This programmer still reads books.

Joel Spolsky recently wrote:

Programmers seem to have stopped reading books. The market for books on programming topics is miniscule compared to the number of working programmers.

I certainly can't speak for all programmers, but as for myself, and every programmer I know in real life, we are still reading books. However, we may be reading less books.

I would guess that up until a few years ago (more, depending on how you look at it), books were the only good way to get a start in programming, or in a new programming language. The information available online was simple not good enough to give you anything more than a cursory glance at the process of software development, much less on specific languages and frameworks. Internet speeds were slower, the push for open content wasn't in nearly as much of a fervor, and there were much fewer programmers.

These days, a lot of people are picking up a scripting language, or have a need to learn some basic programming skills, and (at least partly because of this), there is a lot of information readily available about such things online. Hell, there's an entire culture surrounding programming blogs (and sure, blogs in general).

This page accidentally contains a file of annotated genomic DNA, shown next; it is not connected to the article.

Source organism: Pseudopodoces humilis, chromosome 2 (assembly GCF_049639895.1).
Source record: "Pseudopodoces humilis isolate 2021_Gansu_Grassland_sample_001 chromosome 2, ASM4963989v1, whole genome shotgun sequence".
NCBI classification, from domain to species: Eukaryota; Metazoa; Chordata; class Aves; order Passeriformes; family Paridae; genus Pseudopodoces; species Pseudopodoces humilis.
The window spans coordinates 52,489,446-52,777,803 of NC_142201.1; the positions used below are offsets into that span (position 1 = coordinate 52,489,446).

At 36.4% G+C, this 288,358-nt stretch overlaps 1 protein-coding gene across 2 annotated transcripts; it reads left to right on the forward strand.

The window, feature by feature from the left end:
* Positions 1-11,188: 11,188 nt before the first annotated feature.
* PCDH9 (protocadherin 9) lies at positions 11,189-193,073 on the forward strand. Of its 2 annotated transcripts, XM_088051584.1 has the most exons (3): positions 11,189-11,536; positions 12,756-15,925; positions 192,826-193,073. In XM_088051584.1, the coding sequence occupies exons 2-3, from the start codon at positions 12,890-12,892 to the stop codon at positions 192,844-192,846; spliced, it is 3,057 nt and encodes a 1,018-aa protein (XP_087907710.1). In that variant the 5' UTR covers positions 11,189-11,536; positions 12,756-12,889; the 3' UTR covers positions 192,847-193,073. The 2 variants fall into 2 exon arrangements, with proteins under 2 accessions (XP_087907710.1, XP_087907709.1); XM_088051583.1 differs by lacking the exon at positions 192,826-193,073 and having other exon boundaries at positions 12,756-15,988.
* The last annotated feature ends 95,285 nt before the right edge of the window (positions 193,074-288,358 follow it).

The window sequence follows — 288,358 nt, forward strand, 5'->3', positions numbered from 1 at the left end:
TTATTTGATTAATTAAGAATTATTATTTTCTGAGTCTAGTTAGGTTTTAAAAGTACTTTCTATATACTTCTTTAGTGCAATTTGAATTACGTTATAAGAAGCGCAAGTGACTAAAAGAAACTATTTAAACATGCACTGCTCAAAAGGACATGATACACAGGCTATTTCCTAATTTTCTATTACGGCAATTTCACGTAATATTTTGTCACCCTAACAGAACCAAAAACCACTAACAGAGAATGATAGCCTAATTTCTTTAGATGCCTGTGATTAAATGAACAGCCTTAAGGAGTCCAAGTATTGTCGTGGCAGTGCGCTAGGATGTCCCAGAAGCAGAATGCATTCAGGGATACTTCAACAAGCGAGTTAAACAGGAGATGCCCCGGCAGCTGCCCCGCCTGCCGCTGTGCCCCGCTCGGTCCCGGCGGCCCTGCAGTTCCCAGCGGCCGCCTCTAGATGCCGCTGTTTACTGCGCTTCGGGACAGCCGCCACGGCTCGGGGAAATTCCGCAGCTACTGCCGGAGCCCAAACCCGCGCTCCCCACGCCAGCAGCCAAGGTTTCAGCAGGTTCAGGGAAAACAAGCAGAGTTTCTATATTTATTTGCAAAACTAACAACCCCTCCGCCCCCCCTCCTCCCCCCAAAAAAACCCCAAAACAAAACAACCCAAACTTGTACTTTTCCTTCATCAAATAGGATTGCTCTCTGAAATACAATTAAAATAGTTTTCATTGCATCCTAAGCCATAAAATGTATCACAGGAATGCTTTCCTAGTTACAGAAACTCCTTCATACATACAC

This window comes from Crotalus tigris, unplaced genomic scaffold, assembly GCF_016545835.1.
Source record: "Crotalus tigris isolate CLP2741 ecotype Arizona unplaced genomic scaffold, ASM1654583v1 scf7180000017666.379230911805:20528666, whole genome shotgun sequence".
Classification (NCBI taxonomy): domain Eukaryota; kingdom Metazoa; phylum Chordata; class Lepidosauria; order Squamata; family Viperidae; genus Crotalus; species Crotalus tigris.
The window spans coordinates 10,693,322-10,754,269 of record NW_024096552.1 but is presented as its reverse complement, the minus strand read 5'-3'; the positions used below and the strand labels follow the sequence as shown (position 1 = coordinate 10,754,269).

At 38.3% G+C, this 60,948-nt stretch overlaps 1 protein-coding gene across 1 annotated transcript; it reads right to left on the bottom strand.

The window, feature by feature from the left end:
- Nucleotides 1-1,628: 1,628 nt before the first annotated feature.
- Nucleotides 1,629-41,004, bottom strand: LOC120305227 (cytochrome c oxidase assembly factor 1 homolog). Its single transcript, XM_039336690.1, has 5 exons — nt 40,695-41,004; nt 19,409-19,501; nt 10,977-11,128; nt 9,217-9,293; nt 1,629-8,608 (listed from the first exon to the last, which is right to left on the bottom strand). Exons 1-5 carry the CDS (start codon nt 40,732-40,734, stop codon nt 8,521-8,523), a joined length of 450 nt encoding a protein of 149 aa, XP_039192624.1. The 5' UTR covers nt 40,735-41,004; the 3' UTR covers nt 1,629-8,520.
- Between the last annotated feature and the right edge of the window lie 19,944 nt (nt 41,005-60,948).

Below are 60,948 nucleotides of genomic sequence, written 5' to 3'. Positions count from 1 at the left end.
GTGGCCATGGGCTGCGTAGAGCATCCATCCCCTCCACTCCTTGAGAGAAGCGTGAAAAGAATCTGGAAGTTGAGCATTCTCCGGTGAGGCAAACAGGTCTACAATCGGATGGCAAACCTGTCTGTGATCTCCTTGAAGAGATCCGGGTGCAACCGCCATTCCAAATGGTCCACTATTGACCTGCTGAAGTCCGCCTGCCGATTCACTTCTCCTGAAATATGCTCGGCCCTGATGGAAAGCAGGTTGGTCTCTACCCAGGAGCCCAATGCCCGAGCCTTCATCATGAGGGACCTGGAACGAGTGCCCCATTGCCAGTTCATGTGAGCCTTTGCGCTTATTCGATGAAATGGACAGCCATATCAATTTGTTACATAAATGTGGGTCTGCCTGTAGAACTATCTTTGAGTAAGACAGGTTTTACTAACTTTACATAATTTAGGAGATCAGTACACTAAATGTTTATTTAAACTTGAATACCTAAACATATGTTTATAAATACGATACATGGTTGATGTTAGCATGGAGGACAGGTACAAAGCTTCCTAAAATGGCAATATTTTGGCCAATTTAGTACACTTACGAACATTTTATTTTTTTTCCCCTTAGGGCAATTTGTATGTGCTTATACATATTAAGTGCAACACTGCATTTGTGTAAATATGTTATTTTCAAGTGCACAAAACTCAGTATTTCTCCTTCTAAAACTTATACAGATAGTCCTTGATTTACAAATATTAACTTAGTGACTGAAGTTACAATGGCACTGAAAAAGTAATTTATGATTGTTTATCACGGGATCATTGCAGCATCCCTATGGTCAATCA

Right now, if I want to get a feel for a new framework, or a new language, or for software engineering or computer science in general, there is a whole plethora of pretty high quality material available to me online for free. Books on these subjects are expensive, and I am nowhere near rich. However, if I use a language frequently enough, I often want a dead-tree book as reference material. For example, I have gotten very heavy use out of Javascript the Definitive Guide, Agile Web Development with Ruby on Rails, and Python in a Nutshell.

If I need to remember, or look up how to do something in one of these subjects, I go to these first.

Similarily, books like SICP, The Mythical Man Month, TAOCP, The Art of the Meta Object Protocol, - and many others, while not necessarily about any one programming language or framework, are filled with things that programmers tend to find interesting, and are worthy of being read if one is wanting to improve their skill as a programmer. Some of these great reads are
available to read online for free, some of them are not.

Please note that this shouldn't be read as critical of the upcoming stackoverflow.com. I think that it would be very nice to have a popular, high-quality replacement for abhorrent beasts like expertsexchange - however, I don't think that it'll be replacing books anytime soon for me, especially not in areas that are more general than specific programming languages and frameworks.

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